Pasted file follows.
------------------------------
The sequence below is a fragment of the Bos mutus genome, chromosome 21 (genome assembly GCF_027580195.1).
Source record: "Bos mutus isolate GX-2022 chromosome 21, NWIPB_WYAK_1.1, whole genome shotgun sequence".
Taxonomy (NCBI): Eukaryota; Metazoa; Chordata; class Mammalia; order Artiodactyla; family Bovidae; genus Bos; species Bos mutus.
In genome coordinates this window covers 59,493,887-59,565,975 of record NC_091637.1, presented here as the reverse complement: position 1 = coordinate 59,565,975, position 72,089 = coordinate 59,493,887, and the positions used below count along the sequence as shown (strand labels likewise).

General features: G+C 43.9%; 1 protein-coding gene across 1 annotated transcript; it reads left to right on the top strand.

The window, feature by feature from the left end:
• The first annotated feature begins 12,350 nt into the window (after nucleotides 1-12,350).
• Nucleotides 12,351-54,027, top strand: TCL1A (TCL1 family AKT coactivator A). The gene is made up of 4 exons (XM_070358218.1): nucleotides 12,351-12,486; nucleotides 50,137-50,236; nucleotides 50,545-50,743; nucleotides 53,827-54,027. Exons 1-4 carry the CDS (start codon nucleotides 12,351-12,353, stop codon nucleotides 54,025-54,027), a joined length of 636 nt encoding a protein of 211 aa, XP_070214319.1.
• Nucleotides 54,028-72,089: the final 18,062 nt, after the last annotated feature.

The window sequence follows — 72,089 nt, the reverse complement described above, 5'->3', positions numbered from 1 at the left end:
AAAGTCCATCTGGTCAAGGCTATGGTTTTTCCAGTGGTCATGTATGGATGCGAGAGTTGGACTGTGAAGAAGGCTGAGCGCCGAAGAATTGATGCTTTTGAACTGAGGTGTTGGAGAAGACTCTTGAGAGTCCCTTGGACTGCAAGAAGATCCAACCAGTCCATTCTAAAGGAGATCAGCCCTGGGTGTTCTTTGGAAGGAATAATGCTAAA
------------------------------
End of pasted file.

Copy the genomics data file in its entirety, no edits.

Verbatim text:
The sequence below is a fragment of the Bos mutus genome, chromosome 21 (genome assembly GCF_027580195.1).
Source record: "Bos mutus isolate GX-2022 chromosome 21, NWIPB_WYAK_1.1, whole genome shotgun sequence".
Taxonomy (NCBI): Eukaryota; Metazoa; Chordata; class Mammalia; order Artiodactyla; family Bovidae; genus Bos; species Bos mutus.
In genome coordinates this window covers 59,493,887-59,565,975 of record NC_091637.1, presented here as the reverse complement: position 1 = coordinate 59,565,975, position 72,089 = coordinate 59,493,887, and the positions used below count along the sequence as shown (strand labels likewise).

General features: G+C 43.9%; 1 protein-coding gene across 1 annotated transcript; it reads left to right on the top strand.

The window, feature by feature from the left end:
• The first annotated feature begins 12,350 nt into the window (after nucleotides 1-12,350).
• Nucleotides 12,351-54,027, top strand: TCL1A (TCL1 family AKT coactivator A). The gene is made up of 4 exons (XM_070358218.1): nucleotides 12,351-12,486; nucleotides 50,137-50,236; nucleotides 50,545-50,743; nucleotides 53,827-54,027. Exons 1-4 carry the CDS (start codon nucleotides 12,351-12,353, stop codon nucleotides 54,025-54,027), a joined length of 636 nt encoding a protein of 211 aa, XP_070214319.1.
• Nucleotides 54,028-72,089: the final 18,062 nt, after the last annotated feature.

The window sequence follows — 72,089 nt, the reverse complement described above, 5'->3', positions numbered from 1 at the left end:
AAAGTCCATCTGGTCAAGGCTATGGTTTTTCCAGTGGTCATGTATGGATGCGAGAGTTGGACTGTGAAGAAGGCTGAGCGCCGAAGAATTGATGCTTTTGAACTGAGGTGTTGGAGAAGACTCTTGAGAGTCCCTTGGACTGCAAGAAGATCCAACCAGTCCATTCTAAAGGAGATCAGCCCTGGGTGTTCTTTGGAAGGAATAATGCTAAA